Originally posted on Stars of Big D  |  Last updated 1/30/13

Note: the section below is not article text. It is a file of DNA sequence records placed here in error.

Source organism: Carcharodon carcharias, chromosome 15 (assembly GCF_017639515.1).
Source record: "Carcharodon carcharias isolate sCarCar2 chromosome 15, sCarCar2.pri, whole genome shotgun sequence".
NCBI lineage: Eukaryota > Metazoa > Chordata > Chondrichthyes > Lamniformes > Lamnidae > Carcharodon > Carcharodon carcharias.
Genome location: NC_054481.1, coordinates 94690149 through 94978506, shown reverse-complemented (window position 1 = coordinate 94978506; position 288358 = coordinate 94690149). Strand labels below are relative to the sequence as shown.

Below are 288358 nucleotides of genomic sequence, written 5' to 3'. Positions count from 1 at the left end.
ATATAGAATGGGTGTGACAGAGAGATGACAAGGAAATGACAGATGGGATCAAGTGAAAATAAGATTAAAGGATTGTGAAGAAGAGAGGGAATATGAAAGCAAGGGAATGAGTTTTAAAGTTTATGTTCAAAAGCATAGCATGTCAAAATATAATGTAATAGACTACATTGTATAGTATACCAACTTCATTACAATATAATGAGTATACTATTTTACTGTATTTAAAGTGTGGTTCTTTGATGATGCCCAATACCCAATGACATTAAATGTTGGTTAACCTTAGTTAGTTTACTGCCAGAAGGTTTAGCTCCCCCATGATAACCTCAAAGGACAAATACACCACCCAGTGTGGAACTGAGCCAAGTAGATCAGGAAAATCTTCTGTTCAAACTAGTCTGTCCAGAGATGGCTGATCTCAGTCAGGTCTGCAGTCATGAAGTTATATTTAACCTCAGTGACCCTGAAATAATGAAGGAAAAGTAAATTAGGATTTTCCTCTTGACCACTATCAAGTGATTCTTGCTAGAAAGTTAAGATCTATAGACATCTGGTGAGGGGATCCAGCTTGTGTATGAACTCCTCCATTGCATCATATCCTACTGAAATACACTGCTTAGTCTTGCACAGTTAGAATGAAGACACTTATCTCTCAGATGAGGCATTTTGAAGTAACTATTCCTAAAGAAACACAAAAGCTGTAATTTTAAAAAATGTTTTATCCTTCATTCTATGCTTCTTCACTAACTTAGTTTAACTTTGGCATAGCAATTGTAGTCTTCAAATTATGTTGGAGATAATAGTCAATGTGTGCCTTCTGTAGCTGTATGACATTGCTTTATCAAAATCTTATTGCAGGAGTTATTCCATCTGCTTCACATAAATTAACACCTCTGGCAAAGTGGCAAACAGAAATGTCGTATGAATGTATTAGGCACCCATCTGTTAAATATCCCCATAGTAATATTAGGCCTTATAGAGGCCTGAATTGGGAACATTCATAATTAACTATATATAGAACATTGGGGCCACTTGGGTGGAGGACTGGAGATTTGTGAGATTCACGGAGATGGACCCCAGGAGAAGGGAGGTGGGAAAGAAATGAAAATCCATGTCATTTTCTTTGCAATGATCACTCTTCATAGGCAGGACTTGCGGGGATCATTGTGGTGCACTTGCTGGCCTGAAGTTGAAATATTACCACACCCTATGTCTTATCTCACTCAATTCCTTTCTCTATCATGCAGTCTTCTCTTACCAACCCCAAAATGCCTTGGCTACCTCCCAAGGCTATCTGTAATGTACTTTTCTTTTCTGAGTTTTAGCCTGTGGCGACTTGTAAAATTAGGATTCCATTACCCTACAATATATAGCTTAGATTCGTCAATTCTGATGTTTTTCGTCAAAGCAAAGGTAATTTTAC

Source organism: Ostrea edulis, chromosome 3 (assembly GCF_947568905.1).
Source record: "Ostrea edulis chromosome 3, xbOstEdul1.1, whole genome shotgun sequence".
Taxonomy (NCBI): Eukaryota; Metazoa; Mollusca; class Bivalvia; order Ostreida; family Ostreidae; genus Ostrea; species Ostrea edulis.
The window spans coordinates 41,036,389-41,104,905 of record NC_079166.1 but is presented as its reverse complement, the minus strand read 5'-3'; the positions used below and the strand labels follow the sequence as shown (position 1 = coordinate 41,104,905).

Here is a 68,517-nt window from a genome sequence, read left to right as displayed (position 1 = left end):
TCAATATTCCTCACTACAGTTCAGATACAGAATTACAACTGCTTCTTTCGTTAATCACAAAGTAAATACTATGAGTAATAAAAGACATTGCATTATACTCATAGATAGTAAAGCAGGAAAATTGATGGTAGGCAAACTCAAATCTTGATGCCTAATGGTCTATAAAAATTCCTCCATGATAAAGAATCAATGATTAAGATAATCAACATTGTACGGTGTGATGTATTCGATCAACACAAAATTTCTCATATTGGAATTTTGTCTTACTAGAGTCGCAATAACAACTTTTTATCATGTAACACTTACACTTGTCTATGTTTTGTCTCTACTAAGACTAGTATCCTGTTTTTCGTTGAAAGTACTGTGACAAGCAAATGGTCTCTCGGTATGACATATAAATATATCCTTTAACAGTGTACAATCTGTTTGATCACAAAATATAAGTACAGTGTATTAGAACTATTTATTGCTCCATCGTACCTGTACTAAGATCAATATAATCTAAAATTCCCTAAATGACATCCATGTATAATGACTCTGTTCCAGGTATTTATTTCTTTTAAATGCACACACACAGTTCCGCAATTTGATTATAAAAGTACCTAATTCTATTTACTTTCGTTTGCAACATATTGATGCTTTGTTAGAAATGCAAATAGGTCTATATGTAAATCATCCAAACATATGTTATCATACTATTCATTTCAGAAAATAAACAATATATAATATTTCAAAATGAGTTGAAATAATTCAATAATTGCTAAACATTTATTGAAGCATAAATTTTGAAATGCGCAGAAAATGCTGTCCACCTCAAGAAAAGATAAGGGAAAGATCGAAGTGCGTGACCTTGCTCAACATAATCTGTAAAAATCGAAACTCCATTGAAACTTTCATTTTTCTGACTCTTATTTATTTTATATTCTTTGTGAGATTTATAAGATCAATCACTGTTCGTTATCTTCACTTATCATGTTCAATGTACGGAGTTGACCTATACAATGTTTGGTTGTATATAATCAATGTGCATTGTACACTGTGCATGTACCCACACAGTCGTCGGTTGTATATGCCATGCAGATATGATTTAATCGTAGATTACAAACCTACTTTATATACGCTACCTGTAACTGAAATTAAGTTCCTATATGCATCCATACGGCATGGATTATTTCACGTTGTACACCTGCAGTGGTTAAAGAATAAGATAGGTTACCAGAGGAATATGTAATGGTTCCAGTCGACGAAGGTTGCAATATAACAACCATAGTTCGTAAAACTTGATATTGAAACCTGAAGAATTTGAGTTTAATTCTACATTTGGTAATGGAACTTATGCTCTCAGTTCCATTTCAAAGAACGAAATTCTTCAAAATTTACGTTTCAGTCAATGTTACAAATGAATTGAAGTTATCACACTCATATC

By: Michael Pina In 1990, Jaromir Jagr was an 18-year-old NHL rookie who appeared in 80 games and notched 57 points. Impressive tallies for someone so young (the 57 points is ninth highest in NHL history for someone that age), and a hopeful sign that Jagr’s career would, at the very least, qualify as modestly successful. Instead of “modestly successful”, what we’ve seen over the past two decades has been an endless stream of goals, wins, and unforgettable performances. Jagr is arguably the most accomplished European born player in the history of his sport, and even though his days of leading the league in points are over (by the way, something he’s done five times in his career), Jagr’s still talented enough to be viewed as an effective player for any team that’s serious about winning. Today he’s 40, still playing, still thriving. Still making defenses wish he’d stayed in Russia’s Kontinental Hockey League (where he spent three seasons during the late 2000s) instead of making a return to the NHL. How remarkable is it for anyone to compete at the highest level of athletics against people who weren’t even born when he entered the league? Why isn’t Jagr’s ongoing career a bigger deal? He isn’t toiling around looking to cling onto a contender’s belt. Instead, Jagr’s set to offer major minutes for a playoff- contending team and provide a mentoring role to the young players on the team. The Dallas Stars headed into this season with big expectations. Spending over $4 million in valuable cap space money on Jagr shows two things: 1) There was competition for his services, 2) They still think he can contribute. There have been 54 players in NHL history to take the ice at 40 years or older, and six of them are active (including Jagr). Jagr’s only real contemporary is the boundless Teemu Selanne, a future first ballot Hall of Fame 42-year-old right-winger who’s continuing to overachieve in Anaheim. Last year, at the age of 41, he played in all 82 of his team’s regular season games, scoring 26 goals and averaging 0.82 points per game. (Selanne ranks second in goals scored by active players with 665. Jagr has 667.) Forget hockey for a second: In modern professional sports history, how many athletes aged 40 or over have been capable of having a major, positive on field/court/ice impact? Not many, right? Let’s take a look. Here’s how Jagr stacks against other players in other sports throughout time. (Note: In major league baseball’s history there have been literally hundreds of positional players and pitchers who’ve competed well past the age of 40. But given the game’s dramatically less strenuous nature, that sport will be excluded from this particular discussion.) Football: Only 37 men—not including those primarily utilized in special teams—have been signed to an NFL team past the age of 40. Understandably so, as it’s by far the most physically arduous team sport in existence. In NFL history, several (non-kicker/punter) all-time greats have hung on long enough to impact their team’s week-to-week chances of winning. Notable names from recent history, like Junior Seau, Brett Favre and Jerry Rice come to mind. Here are some of the most notable: Junior Seau: Two years after playing in all 16 games for the undefeated New England Patriots, Seau hit 40 and his use as anything but a situational run-stuffer was completely over. In 2009 he played in seven games for the Patriots, recovering one fumble and recording nine solo tackles. Brett Favre: As a 40-year-old quarterback in Minnesota, Favre led the Vikings to a 12-4 regular season record and overtime of the NFC Championship game. Uncharacteristically, he led all quarterbacks with an interception percentage of 1.3% (the previous season he led the league with 22 interceptions) to go along with 33 touchdowns. Jerry Rice: The greatest football player who ever lived, Jerry Rice didn’t just suit up at the age of 40, he dominated. In 2002 with the Raiders, he caught 92 passes for 1211 yards and seven touchdowns, making the 13th Pro Bowl of his Hall of Fame career. He retired two seasons later. Basketball. Even rarer than the graying football star is the old man in shorts and sneakers pounding his knees on a hardwood floor every other night. Only 17 players in NBA history have entered a game at 40 years old or older, and right now there are only two (Grant Hill and Kurt Thomas)—but both are rotational players on championship contending teams. Kareem Abdul-Jabbar: As the starting center on the eventual NBA Champion Los Angeles Lakers, Abdul-Jabbar’s performance as a 40-year- old was undeniably effective. He averaged 14.6 points on 53.2% shooting in 80 regular season games. Robert Parish: He’d go onto play until he was 43, but Robert Parish’s last season as a Celtic came when he was 40. He spent 14 seasons of his Hall of Fame career as Boston’s starting center, but that last one was filled with losing and modest play. Karl Malone: Malone’s final year in the league was his first not wearing a Utah Jazz jersey. Instead, he opted to chase a championship with the Lakers, teaming up with Shaquille O’Neal and Kobe Bryant as a 40-year-old power forward. It was the worst season of his career, and the Lakers lost in the NBA Finals. John Stockton: In his final season with the Utah Jazz (the only team he ever played for) 40-year-old John Stockton started all 82 regular season games and averaged 7.7 assists and 10.8 points (numbers that exceeded his production as a 23-year-old). Michael Pina is a writer for ESPN’s TrueHoop Network and ScoreBig.com. Follow him on Twitter @MichaelVPina.
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